By Jonathan Rudy Without a doubt, it has been an extremely difficult year for the stock market, especially technology issues. With second-quarter reporting season just under way, it appears that prospects for any sustainable earnings upturn for the sector have been pushed back a couple of quarters. And if that's the case, many tech companies may not survive to see the eventual economic recovery.
Among the doom and gloom, one segment of the beleaguered software industry has held up better than other industry groups: Internet security software. And one positive story, in particular, appears to have been overlooked. On July 17, Symantec (SYMC) reported a better-than-expected June quarter amid a tide of tech-sector disappointments. However, the positive report was overshadowed by the market's concerns over three small cash acquisitions Symantec announced the same day.
The shares of this leading provider of security solutions are down about 4% in 2002 but are outperforming the majority of the software industry. Symantec has been doing extremely well in its consumer antivirus business and appears to be gaining steady traction in its enterprise business as well, thanks to its 2000 acquisition of Axent Technologies.
IN THE SPOTLIGHT. Symantec's Norton Antivirus is one of the two top antivirus software products. Antivirus programs protect computers from destructive infections spread via the Internet and other serious file-related problems. Such products have received increased attention because of some high-profile virus outbreaks. According to initial estimates, the damage caused to companies and other organizations by the "I Love You" virus was in the billions of dollars.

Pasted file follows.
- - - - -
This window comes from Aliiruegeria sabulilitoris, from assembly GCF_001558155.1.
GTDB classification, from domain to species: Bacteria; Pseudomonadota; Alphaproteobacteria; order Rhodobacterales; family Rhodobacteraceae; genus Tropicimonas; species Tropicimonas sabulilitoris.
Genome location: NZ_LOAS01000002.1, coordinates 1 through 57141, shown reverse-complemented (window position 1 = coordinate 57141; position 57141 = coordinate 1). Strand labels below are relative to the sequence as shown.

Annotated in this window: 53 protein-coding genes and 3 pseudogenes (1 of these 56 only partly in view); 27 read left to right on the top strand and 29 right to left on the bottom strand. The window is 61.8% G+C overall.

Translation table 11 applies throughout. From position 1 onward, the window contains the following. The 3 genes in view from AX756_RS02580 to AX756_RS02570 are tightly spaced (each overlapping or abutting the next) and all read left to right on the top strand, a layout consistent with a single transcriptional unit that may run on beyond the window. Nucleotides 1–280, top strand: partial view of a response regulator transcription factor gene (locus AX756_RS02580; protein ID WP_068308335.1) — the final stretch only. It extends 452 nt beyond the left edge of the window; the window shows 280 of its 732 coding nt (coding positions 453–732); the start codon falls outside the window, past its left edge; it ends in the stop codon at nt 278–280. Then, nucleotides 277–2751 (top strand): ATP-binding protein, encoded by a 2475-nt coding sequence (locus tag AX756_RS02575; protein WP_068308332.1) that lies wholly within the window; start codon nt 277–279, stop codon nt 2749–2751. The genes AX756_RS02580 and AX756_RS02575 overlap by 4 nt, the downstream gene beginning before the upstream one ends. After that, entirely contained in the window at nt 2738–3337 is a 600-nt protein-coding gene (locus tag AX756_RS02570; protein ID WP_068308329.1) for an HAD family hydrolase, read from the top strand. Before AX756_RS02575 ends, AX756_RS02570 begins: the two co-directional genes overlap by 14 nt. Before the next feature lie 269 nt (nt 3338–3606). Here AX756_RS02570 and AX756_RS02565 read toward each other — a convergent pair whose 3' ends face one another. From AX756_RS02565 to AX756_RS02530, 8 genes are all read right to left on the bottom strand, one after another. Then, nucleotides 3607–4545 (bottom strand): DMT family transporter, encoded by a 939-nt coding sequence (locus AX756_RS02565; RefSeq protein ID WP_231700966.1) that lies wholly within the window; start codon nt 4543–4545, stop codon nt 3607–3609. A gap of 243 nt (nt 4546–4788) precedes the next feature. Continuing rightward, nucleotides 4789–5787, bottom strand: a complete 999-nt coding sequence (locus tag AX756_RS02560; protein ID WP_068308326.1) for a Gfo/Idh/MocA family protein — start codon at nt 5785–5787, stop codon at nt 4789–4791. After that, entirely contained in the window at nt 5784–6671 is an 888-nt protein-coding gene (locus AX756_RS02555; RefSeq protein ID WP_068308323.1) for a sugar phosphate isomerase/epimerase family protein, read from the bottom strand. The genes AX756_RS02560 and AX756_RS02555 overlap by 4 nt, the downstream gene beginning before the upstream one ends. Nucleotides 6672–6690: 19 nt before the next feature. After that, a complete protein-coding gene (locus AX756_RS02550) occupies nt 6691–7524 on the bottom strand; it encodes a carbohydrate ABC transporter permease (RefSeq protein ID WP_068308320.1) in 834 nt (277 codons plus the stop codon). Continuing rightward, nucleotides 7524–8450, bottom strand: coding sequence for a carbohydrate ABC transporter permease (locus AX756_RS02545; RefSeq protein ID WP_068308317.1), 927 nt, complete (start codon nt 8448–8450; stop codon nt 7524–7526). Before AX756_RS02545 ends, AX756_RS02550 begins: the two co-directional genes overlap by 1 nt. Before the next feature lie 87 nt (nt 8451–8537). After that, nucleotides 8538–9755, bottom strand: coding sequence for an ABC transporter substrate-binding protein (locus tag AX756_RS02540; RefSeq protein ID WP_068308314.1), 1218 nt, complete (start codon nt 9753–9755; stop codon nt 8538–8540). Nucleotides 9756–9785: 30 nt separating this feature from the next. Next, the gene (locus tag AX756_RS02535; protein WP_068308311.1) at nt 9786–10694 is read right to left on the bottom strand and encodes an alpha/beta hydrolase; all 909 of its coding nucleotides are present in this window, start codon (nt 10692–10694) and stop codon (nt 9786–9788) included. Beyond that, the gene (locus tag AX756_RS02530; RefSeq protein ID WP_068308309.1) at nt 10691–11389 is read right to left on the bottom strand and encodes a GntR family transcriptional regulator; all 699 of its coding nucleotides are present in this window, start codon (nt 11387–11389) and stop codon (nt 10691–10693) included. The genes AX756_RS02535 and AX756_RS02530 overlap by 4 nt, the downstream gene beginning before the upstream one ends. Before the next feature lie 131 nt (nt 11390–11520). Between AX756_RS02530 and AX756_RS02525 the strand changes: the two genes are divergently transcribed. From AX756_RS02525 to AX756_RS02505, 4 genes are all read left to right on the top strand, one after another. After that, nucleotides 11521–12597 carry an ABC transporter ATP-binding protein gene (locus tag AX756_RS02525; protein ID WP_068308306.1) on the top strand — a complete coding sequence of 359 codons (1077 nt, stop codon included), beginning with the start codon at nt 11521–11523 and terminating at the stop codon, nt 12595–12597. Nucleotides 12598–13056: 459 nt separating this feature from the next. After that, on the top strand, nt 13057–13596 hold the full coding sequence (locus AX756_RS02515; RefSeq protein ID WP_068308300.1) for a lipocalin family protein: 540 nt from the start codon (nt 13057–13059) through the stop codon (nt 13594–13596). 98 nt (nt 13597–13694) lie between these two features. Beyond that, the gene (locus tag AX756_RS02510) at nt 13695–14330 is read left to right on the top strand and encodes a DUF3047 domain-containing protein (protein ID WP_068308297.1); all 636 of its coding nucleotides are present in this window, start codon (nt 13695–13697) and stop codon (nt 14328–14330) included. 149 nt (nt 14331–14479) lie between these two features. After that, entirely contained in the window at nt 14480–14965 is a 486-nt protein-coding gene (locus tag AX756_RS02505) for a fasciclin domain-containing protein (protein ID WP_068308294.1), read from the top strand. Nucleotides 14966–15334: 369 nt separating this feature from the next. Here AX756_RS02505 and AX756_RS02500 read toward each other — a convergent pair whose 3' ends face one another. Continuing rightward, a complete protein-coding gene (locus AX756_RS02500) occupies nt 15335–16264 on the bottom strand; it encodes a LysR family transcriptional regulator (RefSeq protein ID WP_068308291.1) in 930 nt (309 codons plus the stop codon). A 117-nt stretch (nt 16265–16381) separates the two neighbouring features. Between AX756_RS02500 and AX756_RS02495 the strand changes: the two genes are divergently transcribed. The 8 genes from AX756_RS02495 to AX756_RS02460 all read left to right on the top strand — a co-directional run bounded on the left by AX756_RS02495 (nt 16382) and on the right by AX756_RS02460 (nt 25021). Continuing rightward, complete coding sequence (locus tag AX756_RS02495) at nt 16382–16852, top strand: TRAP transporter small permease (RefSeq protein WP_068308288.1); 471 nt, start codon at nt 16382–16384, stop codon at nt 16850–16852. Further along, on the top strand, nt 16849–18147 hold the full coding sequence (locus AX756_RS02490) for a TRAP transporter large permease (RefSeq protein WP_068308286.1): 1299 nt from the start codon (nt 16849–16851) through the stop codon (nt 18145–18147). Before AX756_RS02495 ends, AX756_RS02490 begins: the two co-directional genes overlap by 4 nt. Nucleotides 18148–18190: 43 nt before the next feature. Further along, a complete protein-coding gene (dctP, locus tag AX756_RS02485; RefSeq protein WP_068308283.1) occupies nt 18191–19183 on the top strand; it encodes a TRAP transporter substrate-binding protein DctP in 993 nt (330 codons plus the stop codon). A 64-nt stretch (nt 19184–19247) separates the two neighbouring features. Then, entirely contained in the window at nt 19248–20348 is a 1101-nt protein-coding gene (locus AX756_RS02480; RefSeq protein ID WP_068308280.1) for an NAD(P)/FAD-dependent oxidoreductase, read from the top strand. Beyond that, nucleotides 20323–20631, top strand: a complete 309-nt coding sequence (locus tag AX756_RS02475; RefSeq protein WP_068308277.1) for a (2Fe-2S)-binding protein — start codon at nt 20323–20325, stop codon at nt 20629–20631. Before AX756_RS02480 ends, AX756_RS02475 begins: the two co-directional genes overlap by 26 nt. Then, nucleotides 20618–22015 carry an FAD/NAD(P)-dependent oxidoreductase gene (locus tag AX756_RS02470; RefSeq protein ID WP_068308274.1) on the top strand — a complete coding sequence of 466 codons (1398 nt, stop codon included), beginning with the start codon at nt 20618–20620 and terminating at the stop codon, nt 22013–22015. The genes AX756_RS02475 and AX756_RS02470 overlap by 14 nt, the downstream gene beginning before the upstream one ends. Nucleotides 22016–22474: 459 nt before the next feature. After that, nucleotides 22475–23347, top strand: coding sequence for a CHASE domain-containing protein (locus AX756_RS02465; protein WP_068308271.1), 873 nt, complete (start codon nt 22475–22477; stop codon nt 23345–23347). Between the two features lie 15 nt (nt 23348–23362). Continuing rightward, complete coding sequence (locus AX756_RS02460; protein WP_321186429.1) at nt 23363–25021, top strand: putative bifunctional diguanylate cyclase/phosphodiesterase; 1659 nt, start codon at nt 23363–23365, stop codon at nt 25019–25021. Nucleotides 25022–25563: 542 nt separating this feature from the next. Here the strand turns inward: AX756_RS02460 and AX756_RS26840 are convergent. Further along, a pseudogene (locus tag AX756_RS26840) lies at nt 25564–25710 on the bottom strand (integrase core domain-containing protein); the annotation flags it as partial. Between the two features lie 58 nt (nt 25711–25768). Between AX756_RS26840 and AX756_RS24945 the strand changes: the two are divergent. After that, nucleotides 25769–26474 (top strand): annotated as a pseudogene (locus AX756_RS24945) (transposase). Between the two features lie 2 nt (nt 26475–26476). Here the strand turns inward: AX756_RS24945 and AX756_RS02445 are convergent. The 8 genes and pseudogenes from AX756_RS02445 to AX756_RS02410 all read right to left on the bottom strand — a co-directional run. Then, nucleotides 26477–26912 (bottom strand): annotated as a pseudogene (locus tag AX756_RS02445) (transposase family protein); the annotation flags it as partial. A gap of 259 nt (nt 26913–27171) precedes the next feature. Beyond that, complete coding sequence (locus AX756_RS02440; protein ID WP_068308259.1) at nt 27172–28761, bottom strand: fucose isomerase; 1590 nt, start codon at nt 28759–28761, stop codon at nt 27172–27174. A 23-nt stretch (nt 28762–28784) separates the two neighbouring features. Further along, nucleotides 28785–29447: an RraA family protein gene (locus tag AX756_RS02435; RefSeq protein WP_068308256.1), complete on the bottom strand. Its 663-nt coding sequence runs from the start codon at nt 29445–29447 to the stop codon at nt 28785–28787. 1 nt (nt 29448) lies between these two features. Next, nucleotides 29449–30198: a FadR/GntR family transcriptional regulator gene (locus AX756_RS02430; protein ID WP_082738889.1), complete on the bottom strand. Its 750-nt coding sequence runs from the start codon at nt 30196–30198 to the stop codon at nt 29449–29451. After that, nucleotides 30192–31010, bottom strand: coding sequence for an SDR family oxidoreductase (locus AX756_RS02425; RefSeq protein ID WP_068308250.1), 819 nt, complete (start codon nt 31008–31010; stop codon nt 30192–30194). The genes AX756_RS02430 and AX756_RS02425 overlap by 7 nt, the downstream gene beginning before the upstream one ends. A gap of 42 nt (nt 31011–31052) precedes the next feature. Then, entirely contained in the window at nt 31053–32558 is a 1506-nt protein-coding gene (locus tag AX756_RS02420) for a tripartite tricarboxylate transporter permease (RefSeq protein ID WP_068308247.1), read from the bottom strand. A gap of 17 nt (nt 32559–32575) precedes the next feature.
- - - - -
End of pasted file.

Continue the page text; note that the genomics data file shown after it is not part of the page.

And those three small acquisitions mentioned earlier? The recently announced deals to buy Riptech, Recourse Technologies, and SecurityFocus were for a cash total of $355 million. While the current market environment makes investors apprehensive about any merger and acquisition activity, we believe that these deals are interesting from a technology standpoint and should complement Symantec's current suite of products well. Also, the relatively small size of the deals means there's less risk involved in integrating the new operations.
We at Standard & Poor's see Symantec's revenues rising about 16% in fiscal 2003 (ending March). Our expectation is for earning per share to increase in the low double digits during fiscal 2003, to $1.44. The shares, which recently traded at 22 times our fiscal 2003 estimate, are appealing, given Symantec's expected long-term earnings growth rate of 15% to 20%, its strong brands, and solid balance sheet. The stock, which carries S&P's highest investment recommendation of 5 STARS (buy), is attractively valued and should outperform the market over the next year. Analyst Rudy follows software stocks for Standard & Poor's